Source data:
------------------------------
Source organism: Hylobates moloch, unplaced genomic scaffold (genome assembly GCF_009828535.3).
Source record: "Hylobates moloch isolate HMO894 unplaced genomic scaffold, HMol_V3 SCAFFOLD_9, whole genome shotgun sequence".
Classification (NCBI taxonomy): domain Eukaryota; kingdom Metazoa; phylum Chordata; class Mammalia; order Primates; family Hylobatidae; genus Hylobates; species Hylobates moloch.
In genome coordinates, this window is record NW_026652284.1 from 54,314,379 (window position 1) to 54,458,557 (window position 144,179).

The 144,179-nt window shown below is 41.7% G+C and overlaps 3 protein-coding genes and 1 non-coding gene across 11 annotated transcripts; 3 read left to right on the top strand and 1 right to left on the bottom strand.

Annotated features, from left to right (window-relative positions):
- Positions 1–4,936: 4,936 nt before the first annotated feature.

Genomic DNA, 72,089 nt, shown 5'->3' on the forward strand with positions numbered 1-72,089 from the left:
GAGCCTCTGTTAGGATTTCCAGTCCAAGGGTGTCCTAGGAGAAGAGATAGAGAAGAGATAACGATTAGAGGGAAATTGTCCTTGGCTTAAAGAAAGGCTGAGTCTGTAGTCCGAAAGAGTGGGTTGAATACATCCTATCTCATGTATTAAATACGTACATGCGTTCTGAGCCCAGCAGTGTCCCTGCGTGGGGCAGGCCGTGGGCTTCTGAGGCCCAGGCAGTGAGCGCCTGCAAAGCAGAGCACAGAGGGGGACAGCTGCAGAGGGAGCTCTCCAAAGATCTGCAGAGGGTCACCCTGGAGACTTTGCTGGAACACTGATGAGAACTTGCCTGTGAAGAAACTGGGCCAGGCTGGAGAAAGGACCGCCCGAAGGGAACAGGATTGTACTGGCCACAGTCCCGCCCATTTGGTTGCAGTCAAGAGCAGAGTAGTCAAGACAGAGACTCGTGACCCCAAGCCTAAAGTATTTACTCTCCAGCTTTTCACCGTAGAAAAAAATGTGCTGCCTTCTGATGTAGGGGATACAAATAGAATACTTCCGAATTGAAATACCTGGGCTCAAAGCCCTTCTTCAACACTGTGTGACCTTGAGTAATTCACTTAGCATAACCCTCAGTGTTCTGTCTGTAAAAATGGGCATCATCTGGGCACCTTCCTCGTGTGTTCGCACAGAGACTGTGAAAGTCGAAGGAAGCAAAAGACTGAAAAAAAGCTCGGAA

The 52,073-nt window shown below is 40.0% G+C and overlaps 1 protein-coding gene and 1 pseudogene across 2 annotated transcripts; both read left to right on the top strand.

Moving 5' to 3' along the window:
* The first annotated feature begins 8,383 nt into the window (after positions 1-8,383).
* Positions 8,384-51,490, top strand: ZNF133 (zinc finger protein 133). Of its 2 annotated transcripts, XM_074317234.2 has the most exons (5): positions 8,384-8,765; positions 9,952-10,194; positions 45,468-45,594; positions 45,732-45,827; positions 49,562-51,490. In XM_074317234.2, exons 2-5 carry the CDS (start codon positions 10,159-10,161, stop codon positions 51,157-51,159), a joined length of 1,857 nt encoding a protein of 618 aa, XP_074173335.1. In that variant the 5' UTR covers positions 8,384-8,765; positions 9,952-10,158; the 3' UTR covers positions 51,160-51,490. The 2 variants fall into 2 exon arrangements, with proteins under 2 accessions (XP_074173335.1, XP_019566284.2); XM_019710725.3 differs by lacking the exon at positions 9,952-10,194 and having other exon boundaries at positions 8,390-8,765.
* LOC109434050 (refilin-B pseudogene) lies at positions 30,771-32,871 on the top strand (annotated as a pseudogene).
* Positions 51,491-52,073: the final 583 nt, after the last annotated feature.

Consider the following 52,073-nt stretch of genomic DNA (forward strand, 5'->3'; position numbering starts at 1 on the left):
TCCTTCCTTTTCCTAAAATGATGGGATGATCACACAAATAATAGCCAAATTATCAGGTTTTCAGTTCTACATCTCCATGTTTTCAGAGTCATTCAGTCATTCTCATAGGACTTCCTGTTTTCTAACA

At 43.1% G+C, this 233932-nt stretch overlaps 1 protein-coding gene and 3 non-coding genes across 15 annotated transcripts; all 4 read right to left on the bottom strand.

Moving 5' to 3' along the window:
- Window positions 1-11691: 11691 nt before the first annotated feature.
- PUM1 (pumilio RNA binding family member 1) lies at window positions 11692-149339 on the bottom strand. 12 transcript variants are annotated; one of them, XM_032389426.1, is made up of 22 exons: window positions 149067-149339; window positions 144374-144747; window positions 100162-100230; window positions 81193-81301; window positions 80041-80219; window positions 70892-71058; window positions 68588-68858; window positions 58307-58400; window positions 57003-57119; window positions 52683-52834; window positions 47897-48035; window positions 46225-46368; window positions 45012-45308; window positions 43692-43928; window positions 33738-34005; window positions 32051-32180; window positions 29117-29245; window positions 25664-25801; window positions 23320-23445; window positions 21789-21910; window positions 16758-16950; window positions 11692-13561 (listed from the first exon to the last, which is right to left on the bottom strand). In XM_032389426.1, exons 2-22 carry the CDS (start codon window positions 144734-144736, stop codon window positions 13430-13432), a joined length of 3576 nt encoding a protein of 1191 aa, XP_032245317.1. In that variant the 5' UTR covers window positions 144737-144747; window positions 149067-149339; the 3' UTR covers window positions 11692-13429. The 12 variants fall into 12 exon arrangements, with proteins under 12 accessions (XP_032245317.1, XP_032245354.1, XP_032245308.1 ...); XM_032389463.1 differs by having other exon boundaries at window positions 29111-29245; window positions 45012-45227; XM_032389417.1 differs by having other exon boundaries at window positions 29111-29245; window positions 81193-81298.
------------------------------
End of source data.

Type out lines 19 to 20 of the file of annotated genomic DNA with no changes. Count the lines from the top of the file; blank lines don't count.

Moving 5' to 3' along the window:
- Window positions 1-11691: 11691 nt before the first annotated feature.